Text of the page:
It’s the day after the Super Bowl and while we all still have football on our minds, I wanted to take an opportunity to share some of my thoughts about an injury common in football and other sports.
Head injury or concussion is one of the most common reasons why kids come to see me in the ER. After a normal exam and CAT scan, parents are relieved… until I tell them their child needs to stay out of sports for a while. The child, usually still in a sports uniform, often cries or becomes angry, and the parents ask, “What about his tournament this Saturday?” I gently try to explain about concussions, Second Impact Syndrome (SIS) and the risks of a second head injury before a child has recovered from the first.
A new case study just published continues to reveal the dangers of SIS, a devastating form of brain injury that occurs when a child with a head injury returns to sports too soon and then gets a second head impact.
Second Impact Syndrome (SIS) is a severe and often fatal form of brain injury that is preventable, simply by keeping kids out of sports after a head injury until given a clean bill of health by their pediatrician. Children afflicted by SIS usually have a normal medical exam after the first head injury, often with a normal CAT scan. But a normal CAT scan does not mean a child is ready to return to sports. The first injury causes small changes in the way the blood vessels in the brain respond to stress and injury, changes that cannot be detected by a CAT scan. After the second head injury, the brain swells more than would be expected, resulting in severe permanent brain injury or death. Children’s young brains are at higher risk for SIS than adults—all reported cases are in people under 20 years old.
Our society encourages kids to be tough and keep playing, especially if the sporting event is almost over. I saw a swimmer in the ER who was completely knocked-out/unconscious after an underwater head injury, pulled from the pool by teammates, but he still swam his last race before the trainer recommended he go to the ER. I had a football player with a helmet-to-helmet head butt who played the rest of the game before his coach decided that his headache and dizziness were severe enough to merit a visit to the ER. I’ve seen gymnasts suffer a blow to the head and still finish their events. I even had the director of athletics from a local high school argue with me in the ER when I recommended that a child with mental status changes could not return to practice. A bump or goose egg on the head is often treated with ice for a few minutes and then the child is sent back into the game. What about the parents? They are usually watching from the sidelines and trust that the coaches and trainers give their children good advice about returning to play.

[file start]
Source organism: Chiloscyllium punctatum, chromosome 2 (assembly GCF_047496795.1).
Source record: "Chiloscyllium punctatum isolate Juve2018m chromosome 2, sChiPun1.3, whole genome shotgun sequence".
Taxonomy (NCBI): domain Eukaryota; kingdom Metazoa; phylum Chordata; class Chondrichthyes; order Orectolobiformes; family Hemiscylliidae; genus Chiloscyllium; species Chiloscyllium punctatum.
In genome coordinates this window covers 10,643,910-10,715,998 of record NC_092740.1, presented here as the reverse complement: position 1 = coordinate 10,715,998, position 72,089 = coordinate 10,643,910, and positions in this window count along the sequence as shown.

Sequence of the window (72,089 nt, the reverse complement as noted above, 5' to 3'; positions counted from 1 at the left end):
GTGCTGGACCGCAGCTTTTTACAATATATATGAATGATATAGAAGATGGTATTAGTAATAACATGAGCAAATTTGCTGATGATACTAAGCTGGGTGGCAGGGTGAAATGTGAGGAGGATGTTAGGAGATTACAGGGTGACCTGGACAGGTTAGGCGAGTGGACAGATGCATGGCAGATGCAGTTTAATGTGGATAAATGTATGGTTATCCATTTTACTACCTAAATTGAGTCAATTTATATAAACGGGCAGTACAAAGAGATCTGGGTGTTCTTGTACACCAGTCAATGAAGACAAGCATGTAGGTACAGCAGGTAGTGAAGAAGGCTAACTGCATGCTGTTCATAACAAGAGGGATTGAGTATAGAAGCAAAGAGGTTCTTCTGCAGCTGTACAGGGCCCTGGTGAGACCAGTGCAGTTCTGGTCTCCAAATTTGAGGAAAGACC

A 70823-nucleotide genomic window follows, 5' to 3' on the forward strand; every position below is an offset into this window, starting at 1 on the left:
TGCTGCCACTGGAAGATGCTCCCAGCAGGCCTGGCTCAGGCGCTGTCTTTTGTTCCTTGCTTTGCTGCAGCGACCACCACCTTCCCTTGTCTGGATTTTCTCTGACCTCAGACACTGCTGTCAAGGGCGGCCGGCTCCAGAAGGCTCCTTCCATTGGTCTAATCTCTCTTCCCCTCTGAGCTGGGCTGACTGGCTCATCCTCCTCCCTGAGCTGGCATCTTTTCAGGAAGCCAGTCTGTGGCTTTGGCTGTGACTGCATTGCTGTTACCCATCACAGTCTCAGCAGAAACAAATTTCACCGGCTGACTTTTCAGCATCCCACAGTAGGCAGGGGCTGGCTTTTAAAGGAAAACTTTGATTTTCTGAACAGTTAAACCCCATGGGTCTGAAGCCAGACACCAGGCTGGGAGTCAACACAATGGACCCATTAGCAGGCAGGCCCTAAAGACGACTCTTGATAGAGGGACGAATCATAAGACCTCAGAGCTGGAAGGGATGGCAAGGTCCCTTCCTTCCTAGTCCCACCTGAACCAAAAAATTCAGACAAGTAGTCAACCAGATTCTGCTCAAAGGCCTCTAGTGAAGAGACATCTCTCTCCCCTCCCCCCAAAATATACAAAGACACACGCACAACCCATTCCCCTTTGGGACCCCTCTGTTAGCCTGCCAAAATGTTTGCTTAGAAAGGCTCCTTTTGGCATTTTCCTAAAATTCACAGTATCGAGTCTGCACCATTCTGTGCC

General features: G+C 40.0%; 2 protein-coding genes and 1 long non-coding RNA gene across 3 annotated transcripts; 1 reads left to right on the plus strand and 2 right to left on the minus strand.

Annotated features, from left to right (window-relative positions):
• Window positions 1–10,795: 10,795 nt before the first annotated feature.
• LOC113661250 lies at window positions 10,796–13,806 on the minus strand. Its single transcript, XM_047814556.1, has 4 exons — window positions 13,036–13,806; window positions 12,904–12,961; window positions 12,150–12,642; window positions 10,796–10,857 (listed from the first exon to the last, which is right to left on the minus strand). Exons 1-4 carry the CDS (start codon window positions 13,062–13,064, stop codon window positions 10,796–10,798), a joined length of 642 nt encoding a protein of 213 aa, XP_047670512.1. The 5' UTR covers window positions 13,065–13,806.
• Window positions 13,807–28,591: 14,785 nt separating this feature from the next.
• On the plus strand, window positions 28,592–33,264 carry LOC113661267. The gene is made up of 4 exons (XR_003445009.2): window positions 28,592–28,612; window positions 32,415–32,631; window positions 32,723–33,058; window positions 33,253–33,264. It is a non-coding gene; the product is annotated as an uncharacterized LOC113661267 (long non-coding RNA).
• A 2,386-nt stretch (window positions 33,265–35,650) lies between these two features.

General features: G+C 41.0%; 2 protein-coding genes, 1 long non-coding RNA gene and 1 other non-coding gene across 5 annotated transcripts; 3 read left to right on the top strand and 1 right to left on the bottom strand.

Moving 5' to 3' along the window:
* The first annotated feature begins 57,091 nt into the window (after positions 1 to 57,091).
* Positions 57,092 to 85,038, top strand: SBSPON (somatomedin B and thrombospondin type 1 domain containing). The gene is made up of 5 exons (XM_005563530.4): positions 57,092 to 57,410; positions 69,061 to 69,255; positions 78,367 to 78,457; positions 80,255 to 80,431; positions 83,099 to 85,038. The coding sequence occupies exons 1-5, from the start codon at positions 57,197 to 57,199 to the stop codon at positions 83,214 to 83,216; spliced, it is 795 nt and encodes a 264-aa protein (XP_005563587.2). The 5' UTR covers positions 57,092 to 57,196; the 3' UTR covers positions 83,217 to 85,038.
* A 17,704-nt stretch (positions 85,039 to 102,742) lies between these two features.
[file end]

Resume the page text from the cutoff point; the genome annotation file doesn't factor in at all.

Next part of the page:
How do you know if a head injury is a concussion? A concussion is a bruise to the brain. With most concussions, the child is not knocked out or unconscious. A child can still have a concussion even if a CAT scan is normal—in fact, only the most severe forms of concussions can be seen on a CAT scan. Concussion symptoms include headache, nausea, vomiting, dizziness, change in vision, feeling dazed or stunned, trouble concentrating, moodiness, and changes in sleep patterns. Concussion symptoms may be present right after the head injury, but sometimes symptoms take hours or even days to appear. For more information about concussions, see St. Louis Children’s Hospital’s Concussion Facts for Parents and Caregivers of Children and Teens.
When is a sports head injury so bad that you can’t go back into play? And how long should a child stay out of sports after a concussion or head injury? Is it ever okay to encourage kids to “though it out?” Dr. Mark E. Halstead, MD is a pediatrician at St. Louis Children’s Hospital who specializes in sports-related concussions. He’s spent much of his career trying to answer these questions. Together with Dr. Kevin D. Walter, Dr. Halstead wrote the American Academy of Pediatrics policy statement on Sport-Related Concussions in Children and Adolescents. Dr. Halstead’s short answer is this—a child or adolescent who is having any symptoms of a concussion, including headache, should never return to play on the same day as the head injury, even if they feel better after a few seconds. Kids who have any symptoms of concussion need to be seen by their pediatrician, who can determine how long they need to stay out of sports. Younger children need more time for brain recovery than adults.
When a kid gets hurt on the playing field everyone claps when they get up. There is nothing to cheer about when a child returns to sports after a head injury. As parents, we have to advocate for our children when they are hurt. We have to call coaches and inform them that our children will not be returning to practice right away. We need to help inform coaches and trainers of these risks. Because the medical science related to head injury in children has changed so much in the past ten years, many coaches and trainers do not yet know what is best for our children. We have to change the culture about toughing-it-out when it comes to head injuries.